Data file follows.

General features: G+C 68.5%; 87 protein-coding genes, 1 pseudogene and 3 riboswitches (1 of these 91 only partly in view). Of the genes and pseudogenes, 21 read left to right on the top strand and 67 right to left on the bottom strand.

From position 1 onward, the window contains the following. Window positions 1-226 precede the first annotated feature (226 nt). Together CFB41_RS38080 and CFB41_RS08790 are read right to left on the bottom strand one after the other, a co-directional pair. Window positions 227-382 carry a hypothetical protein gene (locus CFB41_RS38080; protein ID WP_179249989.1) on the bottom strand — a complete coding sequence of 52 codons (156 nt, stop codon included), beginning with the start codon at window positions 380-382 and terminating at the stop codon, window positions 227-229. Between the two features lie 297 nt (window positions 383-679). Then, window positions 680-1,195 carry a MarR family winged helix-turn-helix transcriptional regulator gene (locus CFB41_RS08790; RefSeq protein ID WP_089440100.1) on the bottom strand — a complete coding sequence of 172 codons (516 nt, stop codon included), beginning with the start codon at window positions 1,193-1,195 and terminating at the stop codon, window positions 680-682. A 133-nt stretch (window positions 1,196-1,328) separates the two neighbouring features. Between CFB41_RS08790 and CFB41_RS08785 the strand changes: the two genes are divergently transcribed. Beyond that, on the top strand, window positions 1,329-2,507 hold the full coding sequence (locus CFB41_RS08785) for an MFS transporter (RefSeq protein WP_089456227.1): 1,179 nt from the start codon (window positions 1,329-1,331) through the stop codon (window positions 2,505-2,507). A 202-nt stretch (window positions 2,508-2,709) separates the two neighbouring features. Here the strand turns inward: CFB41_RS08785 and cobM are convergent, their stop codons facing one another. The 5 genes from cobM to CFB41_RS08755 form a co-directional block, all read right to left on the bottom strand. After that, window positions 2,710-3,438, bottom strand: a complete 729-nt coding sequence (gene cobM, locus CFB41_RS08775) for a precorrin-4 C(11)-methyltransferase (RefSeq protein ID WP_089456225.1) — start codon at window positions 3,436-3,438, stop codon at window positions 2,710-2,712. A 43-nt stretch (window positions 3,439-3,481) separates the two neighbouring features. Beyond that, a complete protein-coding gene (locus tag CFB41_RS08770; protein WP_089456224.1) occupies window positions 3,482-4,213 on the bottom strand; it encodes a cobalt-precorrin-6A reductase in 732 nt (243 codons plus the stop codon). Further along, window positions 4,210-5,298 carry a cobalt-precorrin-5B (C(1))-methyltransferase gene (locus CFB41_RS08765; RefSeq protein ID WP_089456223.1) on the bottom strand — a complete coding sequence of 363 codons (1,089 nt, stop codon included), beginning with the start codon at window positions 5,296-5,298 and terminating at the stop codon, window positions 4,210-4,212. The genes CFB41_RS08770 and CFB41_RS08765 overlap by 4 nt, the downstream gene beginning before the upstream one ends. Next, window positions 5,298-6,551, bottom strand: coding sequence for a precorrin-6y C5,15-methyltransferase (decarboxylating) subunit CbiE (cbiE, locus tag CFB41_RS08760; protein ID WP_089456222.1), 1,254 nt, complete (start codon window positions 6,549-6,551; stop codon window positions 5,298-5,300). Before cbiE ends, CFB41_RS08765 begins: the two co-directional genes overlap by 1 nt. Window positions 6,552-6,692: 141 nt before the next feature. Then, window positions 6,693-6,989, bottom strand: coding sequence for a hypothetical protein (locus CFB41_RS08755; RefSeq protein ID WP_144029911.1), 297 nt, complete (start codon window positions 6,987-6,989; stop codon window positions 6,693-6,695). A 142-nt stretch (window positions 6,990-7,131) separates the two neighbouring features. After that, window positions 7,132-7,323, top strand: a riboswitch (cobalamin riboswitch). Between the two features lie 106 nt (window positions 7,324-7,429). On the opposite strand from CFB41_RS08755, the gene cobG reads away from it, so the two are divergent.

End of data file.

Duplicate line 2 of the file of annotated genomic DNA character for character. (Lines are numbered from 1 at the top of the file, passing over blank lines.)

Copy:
From position 1 onward, the window contains the following. Window positions 1-226 precede the first annotated feature (226 nt). Together CFB41_RS38080 and CFB41_RS08790 are read right to left on the bottom strand one after the other, a co-directional pair. Window positions 227-382 carry a hypothetical protein gene (locus CFB41_RS38080; protein ID WP_179249989.1) on the bottom strand — a complete coding sequence of 52 codons (156 nt, stop codon included), beginning with the start codon at window positions 380-382 and terminating at the stop codon, window positions 227-229. Between the two features lie 297 nt (window positions 383-679). Then, window positions 680-1,195 carry a MarR family winged helix-turn-helix transcriptional regulator gene (locus CFB41_RS08790; RefSeq protein ID WP_089440100.1) on the bottom strand — a complete coding sequence of 172 codons (516 nt, stop codon included), beginning with the start codon at window positions 1,193-1,195 and terminating at the stop codon, window positions 680-682. A 133-nt stretch (window positions 1,196-1,328) separates the two neighbouring features. Between CFB41_RS08790 and CFB41_RS08785 the strand changes: the two genes are divergently transcribed. Beyond that, on the top strand, window positions 1,329-2,507 hold the full coding sequence (locus CFB41_RS08785) for an MFS transporter (RefSeq protein WP_089456227.1): 1,179 nt from the start codon (window positions 1,329-1,331) through the stop codon (window positions 2,505-2,507). A 202-nt stretch (window positions 2,508-2,709) separates the two neighbouring features. Here the strand turns inward: CFB41_RS08785 and cobM are convergent, their stop codons facing one another. The 5 genes from cobM to CFB41_RS08755 form a co-directional block, all read right to left on the bottom strand. After that, window positions 2,710-3,438, bottom strand: a complete 729-nt coding sequence (gene cobM, locus CFB41_RS08775) for a precorrin-4 C(11)-methyltransferase (RefSeq protein ID WP_089456225.1) — start codon at window positions 3,436-3,438, stop codon at window positions 2,710-2,712. A 43-nt stretch (window positions 3,439-3,481) separates the two neighbouring features. Beyond that, a complete protein-coding gene (locus tag CFB41_RS08770; protein WP_089456224.1) occupies window positions 3,482-4,213 on the bottom strand; it encodes a cobalt-precorrin-6A reductase in 732 nt (243 codons plus the stop codon). Further along, window positions 4,210-5,298 carry a cobalt-precorrin-5B (C(1))-methyltransferase gene (locus CFB41_RS08765; RefSeq protein ID WP_089456223.1) on the bottom strand — a complete coding sequence of 363 codons (1,089 nt, stop codon included), beginning with the start codon at window positions 5,296-5,298 and terminating at the stop codon, window positions 4,210-4,212. The genes CFB41_RS08770 and CFB41_RS08765 overlap by 4 nt, the downstream gene beginning before the upstream one ends. Next, window positions 5,298-6,551, bottom strand: coding sequence for a precorrin-6y C5,15-methyltransferase (decarboxylating) subunit CbiE (cbiE, locus tag CFB41_RS08760; protein ID WP_089456222.1), 1,254 nt, complete (start codon window positions 6,549-6,551; stop codon window positions 5,298-5,300). Before cbiE ends, CFB41_RS08765 begins: the two co-directional genes overlap by 1 nt. Window positions 6,552-6,692: 141 nt before the next feature. Then, window positions 6,693-6,989, bottom strand: coding sequence for a hypothetical protein (locus CFB41_RS08755; RefSeq protein ID WP_144029911.1), 297 nt, complete (start codon window positions 6,987-6,989; stop codon window positions 6,693-6,695). A 142-nt stretch (window positions 6,990-7,131) separates the two neighbouring features. After that, window positions 7,132-7,323, top strand: a riboswitch (cobalamin riboswitch). Between the two features lie 106 nt (window positions 7,324-7,429). On the opposite strand from CFB41_RS08755, the gene cobG reads away from it, so the two are divergent.